My Mum says the world was going crazy all around her and her family but she says it was as if she was looking at all this as a by-stander, not participating in it emotionally or in any other way. There were whole families destroyed after getting involved in some sort of machinations and multiple financial pyramids (the most famous being MMM, I guess everybody still remembers the commercials), lots of families ruined by ever-present vodka and appearing drugs, also AIDS has made its major appearance, as well as inevitable dysentery & suchlike illnesses & infections, as there were so many filthy things around. The whole Soviet system broke down but miraculously its disintegrated parts were still functioning by some kind of inertia. Crazy times, when people were selling their family treasures right at the metro station exits, when the phrase ‘for the black day’ governed over the family shopping: if you by chance come across some thing, like baking soda, pasta or sugar, be sure to get enough (“not more than two in one pair of hands!”) for the black day which threatened the existence of people. Being not sure in your future is one thing, but when your daily life is a matter of survival (although we’re talking here about St. Petersburg, which is the second city in the country and also so close to Europe)…
Don’t be mislead that everything was so macabre and dark in those days. Those were the days when so many things happened for the first time, starting from tasting some food for the first time (how about the launch of the first famous fast food restaurant in Moscow which showed the record consumer traffic with the longest queues ever…) and ending with the possibility to travel abroad, to choose your profession and to open your own business. Of course there was this cultural component which got gradually razed off, there were so many institutions which got lost and the overall spirit was that of trying by any means, be they legal or not, to keep your life going, desirably with loads of money. The wild pop was awful, but there were talented musicians finally getting their space. The TV showed the first true commercials without boundaries, but had some very interesting programs for the first time in all those years of the TV=) So many people lost their jobs, had to change their qualification, had to switch to sometimes completely unthinkable things, like a scientist or an engineer selling, I don’t know, socks in the open-air market… There were people leaving the country in flocks, to the USA, to Israel, to everywhere. But there were people who somehow took those years as a lesson – a lesson of survival, of preserving your moral principles & culture, of not regressing but getting wiser and more spiritual, perhaps. Not all of them did so, of course, as still now we have this ‘I’m so tough & cool’ attitude of people who are affluent and drive huge (“the larger the cooler!”) black cars with toned windows. You won’t see them in crimson jackets any more but yet they keep bringing in their proletarian method of seizing the things previously not available for them (like culture, expensive art objects and everything expensive all in all) and showing off as much as they can.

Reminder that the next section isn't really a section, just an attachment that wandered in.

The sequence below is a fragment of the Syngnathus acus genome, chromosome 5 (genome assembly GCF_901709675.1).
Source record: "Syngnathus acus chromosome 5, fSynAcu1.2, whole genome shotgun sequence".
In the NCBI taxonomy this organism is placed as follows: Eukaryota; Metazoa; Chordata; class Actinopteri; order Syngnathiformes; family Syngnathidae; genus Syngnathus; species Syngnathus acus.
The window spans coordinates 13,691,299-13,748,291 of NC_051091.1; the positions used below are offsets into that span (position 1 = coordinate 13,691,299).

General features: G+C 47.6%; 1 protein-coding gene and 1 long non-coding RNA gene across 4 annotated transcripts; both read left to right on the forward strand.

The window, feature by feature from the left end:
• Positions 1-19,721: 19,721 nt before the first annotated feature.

No photos this time. Of course, I could have scanned the old family photos we have, but I think they are a bit irrelevant here. For the photo-reportage of those days, see such posts as this one from yashin.livejournal.com (in Russian but you will get the essence through the visual part).
The Rakish 90s deserve more to be said but… I guess this is enough for now =) Will come back soon with some bread recipes.